After months and months of withering away into a toxic, shriveled-up crisp of a person, the day finally came for me to defend my thesis. I was the first in my cohort to bring my thesis up for defense, and boy oh boy, was I a wreck! (Aside: I was not the first in my cohort to use academic-sounding words like “cohort”. Not a chance! I just threw that in there to sound smart.) Anyway. I had developed a severe stutter the night before my defense, and as I tried to rehearse my opening speech beforehand, I had poor Marty’s ears panicking (and probably bleeding). C-c-c-critical f-f-f-em-in-in-ist dis-dis-dis-course. I kept telling myself: Three hours and then it’s over. Three hours and then I can have my life back. Three hours of PAIN and SUFFERING and then everything can go back to normal… if I pass. (For the record: failing my thesis would have been soul-crushing. It’s rare for students to fail a defense, unless they plow ahead with the exam against their supervisor’s better judgment. Me? I had tickets booked to Europe for June, so I needed everything done and behind me before I left. PASS OR DIE!!!)

For the record: a nice, long trip to Europe cures any/all school-related blues.

I had allowed my exam to be “open”, meaning that anybody could come and watch. Yes, anybody! (The alternative was keeping it “closed” but risking tougher questions from the panel, who wouldn’t have an audience to hold them accountable for their meanness.) I ended up with an audience of about 5 people– Marty included– plus my panel, which consisted of my supervisor, the Department Head of Qualitative Psychology, and the Department Head of Women’s Studies. Tough. As. Nails.

I managed to get through my opening speech without stuttering, which was a miracle in itself. Then all I remember is saying “discourse” and “discursive” about 8 billion times over the course of a few hours. It was a blur of discursiveness. Marty watched on politely the entire time, trying not to let his eyes glaze over with the residue of Academese. What a champ! The tough questions came to a close. My panel conferred in private. It was announced that I had passed. Just a few revisions needed to be completed on my thesis, but then my program would be over and I could officially have my life back.

WHEEEE!!! Let's go and BE GYPSIES for a few months!

It took me a long time to fully recover from grad school. The program had pulverized my soul and heart with dramatic, overzealous kicks and stomps, so the transition from She-Beast back to Ordinary Woman did not happen overnight. I still have a difficult time staying out of my head, so to speak. It’s natural for me to analyze and over-analyze everything, and as much as I detest debating for the sake of debating, occasionally I find myself making a gigantic deal over nothing, just because I can. (I’m always so ashamed to catch myself doing this!)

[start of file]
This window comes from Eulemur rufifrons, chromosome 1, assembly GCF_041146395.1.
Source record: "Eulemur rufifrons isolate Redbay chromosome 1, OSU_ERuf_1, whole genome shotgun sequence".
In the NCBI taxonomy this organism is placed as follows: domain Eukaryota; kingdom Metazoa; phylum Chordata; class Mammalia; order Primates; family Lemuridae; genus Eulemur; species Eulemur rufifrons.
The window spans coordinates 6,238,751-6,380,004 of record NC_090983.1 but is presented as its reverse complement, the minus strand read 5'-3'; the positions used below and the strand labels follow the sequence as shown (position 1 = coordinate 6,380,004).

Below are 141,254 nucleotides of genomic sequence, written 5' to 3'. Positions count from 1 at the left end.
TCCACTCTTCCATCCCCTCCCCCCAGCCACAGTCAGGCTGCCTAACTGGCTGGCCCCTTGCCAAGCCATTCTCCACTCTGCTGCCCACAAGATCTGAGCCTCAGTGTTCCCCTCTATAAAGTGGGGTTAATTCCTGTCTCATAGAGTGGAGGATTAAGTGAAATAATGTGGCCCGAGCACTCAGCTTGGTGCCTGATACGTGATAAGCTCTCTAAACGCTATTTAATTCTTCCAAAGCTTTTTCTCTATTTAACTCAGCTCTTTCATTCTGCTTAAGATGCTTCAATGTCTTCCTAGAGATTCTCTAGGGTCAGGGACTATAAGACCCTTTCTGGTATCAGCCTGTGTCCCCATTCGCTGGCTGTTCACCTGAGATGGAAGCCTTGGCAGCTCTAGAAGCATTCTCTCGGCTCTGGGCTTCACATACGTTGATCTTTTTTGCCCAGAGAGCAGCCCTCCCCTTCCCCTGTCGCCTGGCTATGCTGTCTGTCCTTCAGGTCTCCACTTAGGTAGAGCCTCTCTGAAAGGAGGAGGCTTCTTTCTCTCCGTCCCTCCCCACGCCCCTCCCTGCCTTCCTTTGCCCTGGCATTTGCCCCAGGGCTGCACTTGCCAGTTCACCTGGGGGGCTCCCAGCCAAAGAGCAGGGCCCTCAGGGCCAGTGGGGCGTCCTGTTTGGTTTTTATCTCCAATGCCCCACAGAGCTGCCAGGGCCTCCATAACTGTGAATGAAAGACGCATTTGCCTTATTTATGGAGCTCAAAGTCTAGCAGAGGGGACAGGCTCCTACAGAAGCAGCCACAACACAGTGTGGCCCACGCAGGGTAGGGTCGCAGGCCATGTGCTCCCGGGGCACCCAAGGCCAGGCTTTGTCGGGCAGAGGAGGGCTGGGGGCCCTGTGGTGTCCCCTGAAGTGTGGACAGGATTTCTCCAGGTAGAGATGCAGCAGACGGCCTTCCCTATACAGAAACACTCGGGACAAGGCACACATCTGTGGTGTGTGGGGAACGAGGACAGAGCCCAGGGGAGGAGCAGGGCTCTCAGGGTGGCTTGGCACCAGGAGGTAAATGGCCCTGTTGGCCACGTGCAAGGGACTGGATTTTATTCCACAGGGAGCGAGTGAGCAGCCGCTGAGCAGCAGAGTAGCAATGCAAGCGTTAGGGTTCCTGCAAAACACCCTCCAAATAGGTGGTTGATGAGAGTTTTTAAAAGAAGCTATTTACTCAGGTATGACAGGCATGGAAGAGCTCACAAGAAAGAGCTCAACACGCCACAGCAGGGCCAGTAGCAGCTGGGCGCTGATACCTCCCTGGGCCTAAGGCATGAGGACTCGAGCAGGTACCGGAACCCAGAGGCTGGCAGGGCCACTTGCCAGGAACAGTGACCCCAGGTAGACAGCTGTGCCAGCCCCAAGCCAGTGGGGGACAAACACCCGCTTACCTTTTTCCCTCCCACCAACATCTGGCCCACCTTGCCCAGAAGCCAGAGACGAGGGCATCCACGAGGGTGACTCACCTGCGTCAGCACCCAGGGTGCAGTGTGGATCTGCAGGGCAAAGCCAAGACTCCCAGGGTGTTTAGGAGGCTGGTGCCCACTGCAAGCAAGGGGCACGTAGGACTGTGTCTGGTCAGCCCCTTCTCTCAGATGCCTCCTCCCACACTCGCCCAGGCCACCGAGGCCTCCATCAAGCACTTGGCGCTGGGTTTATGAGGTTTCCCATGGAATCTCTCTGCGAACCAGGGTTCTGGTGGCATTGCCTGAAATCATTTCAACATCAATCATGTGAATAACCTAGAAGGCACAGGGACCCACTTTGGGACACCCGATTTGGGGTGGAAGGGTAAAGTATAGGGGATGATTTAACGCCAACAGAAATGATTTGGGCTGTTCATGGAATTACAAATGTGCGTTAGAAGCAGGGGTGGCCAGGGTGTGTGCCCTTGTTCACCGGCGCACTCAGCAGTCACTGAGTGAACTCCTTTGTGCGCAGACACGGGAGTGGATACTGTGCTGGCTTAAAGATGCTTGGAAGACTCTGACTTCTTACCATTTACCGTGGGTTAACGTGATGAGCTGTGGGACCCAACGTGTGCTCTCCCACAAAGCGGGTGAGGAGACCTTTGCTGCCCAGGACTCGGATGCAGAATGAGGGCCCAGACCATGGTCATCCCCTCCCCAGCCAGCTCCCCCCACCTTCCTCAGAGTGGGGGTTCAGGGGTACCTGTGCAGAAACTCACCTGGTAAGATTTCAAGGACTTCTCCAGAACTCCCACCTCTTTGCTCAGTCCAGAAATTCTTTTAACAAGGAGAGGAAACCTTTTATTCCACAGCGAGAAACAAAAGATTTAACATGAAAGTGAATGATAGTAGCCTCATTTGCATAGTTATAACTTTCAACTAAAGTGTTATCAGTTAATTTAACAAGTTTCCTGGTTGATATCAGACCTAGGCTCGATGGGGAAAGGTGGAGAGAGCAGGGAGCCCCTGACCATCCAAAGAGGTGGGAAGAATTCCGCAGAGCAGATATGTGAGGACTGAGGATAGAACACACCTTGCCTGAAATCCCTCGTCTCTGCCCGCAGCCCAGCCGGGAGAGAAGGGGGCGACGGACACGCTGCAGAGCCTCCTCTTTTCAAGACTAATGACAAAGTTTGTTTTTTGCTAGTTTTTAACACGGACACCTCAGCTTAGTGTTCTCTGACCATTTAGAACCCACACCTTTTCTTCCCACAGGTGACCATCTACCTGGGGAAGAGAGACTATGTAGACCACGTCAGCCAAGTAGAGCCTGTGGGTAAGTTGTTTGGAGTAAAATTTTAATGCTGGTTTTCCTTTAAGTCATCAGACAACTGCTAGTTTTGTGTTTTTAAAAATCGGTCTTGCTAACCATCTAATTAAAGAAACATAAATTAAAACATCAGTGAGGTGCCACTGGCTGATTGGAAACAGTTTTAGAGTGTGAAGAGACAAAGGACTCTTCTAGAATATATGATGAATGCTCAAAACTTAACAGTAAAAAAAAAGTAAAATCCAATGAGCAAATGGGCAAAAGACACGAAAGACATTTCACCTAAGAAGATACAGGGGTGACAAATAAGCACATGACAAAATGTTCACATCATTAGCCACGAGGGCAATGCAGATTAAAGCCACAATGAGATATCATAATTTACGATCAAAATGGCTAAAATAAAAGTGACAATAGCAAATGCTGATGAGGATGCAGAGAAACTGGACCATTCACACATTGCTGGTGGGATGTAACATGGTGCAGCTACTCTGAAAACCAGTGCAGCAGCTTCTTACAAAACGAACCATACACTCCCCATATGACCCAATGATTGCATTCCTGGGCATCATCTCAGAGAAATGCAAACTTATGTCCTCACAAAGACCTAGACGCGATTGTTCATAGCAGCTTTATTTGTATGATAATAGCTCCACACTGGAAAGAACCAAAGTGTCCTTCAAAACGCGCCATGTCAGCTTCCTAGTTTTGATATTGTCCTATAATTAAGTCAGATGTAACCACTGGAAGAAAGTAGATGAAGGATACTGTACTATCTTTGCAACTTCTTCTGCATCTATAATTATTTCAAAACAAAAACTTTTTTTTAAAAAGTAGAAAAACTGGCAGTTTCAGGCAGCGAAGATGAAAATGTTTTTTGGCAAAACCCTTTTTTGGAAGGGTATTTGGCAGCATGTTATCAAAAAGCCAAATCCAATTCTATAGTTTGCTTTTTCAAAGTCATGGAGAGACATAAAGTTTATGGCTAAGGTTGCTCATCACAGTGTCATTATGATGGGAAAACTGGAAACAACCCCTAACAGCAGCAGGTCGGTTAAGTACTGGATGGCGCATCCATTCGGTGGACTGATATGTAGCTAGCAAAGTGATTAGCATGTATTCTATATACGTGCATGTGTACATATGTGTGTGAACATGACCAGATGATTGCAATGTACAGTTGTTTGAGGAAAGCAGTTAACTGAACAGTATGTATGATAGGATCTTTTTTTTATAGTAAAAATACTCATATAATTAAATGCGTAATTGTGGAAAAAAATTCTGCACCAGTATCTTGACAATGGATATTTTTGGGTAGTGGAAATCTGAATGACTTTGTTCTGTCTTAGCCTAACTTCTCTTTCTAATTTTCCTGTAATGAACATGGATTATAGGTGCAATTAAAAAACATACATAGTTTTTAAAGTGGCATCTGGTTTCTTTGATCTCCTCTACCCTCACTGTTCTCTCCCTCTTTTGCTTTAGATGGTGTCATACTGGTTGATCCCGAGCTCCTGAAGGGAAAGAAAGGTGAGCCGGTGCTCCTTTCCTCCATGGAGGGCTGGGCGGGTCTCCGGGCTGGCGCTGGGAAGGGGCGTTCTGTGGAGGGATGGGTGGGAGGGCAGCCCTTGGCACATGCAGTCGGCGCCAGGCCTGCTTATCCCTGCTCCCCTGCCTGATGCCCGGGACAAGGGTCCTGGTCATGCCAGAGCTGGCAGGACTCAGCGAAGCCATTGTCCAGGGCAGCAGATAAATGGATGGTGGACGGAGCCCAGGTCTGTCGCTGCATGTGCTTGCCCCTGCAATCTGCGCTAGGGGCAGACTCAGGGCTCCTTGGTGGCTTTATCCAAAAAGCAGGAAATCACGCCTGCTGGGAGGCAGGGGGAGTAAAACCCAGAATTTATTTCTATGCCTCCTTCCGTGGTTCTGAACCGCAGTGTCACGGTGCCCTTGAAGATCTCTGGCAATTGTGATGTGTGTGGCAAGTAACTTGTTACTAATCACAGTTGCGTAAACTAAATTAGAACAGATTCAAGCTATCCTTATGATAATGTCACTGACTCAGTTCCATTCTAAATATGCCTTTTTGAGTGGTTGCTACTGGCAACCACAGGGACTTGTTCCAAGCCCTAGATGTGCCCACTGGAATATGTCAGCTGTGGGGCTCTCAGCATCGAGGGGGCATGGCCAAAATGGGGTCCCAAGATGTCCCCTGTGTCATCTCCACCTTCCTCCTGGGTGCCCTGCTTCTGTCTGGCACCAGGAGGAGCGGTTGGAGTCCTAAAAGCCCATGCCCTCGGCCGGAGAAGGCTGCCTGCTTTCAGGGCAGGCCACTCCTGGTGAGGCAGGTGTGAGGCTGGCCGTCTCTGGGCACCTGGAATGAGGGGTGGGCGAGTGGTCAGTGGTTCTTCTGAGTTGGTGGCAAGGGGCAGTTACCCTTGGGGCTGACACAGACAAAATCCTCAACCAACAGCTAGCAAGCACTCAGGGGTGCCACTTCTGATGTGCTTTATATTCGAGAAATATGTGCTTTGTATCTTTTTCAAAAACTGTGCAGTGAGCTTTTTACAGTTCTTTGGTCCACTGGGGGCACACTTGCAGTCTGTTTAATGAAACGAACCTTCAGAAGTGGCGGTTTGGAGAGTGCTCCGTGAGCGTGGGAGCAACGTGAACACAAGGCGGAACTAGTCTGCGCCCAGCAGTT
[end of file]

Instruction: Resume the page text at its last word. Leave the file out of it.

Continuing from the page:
If you can believe it, I seriously considered pursuing a Ph.D. in Sociology soon after I finished my Master’s Degree. (Yeah, a Doctorate in Delusional, maybe…) It wasn’t because I wanted to do it, but because I felt I should. My supervisor, channeling a Greek chorus, told me that I belonged in the university and that I could never escape my destiny, and for a while I believed her. But then my paltry iota of Street Smarts finally (FINALLY!) kicked in. I didn’t want to be in school for another 5+ years, and then possibly for the rest of my life!!! I wanted to travel, to work at a ‘real job’, and to just plain old live for a little while. Screw the Ph.D.! I would dig a hole out of my so-called destiny and chart a new path!

My starring role in "The Shawshank Redemption". Just like Tim Robbins, but with a darker tan. And only one leg in this shot (??)

Looking back, I feel okay that I pursued my Master’s Degree. It still doesn’t feel like the *best* thing I could have done with those two years of my life– and I definitely wasn’t rendered any more intelligent or competent by real world standards because of it– but then again, what would have been the best thing to do during that time? Take up semi-professional karate? 😉 I take comfort now in believing that I am taken care of by the Universe, even if I don’t understand the bigger picture at any given point (or at all– let’s be honest here).  Part of me also secretly believes that an opportunity will present itself one day and will demand a Master’s Degree (in COMS, no less) as a pre-requisite. Then, won’t somebody be glad she went through hell and back to earn those silly initials behind her name…

Anyway. This was a really, really long way of saying Happy Five Years Of Being Out of Grad School to me! I’m happy to be sharing the more cheerful version of myself with all of you, but I’m certainly not above signing this particular post off with the initials that rendered me decidedly less cheerful than I am now:

Dana, B.A., M.A 🙂

Inadvertently looking smug. I am the Master of Smugness.

*Don’t ask me how this topic relates, in any way, to Communication Studies. My logic: People spoke to me about their experiences, and Speaking = Communicating, therefore I win COMS thesis writing!

Writing School Dropout

It seemed like a good idea at the time.

I saw a pamphlet for some continuing education courses in writing at a local college, and I thought to myself “Gee! My two degrees and six years taking Communications Studies in university notwithstanding, I sure could use some Official Training In Writing.” I am an aspiring writer and I’m also one of those people who seems to believe that a person can only be a Professional Anything if they can put some institutionally sanctioned letters behind their name (C.A., R.D., Ph.D, M.D, D.D.S., etc– it’s ridiculous, I know). Therefore, signing up for a writing class or two at this college felt like the right thing to do. At the time.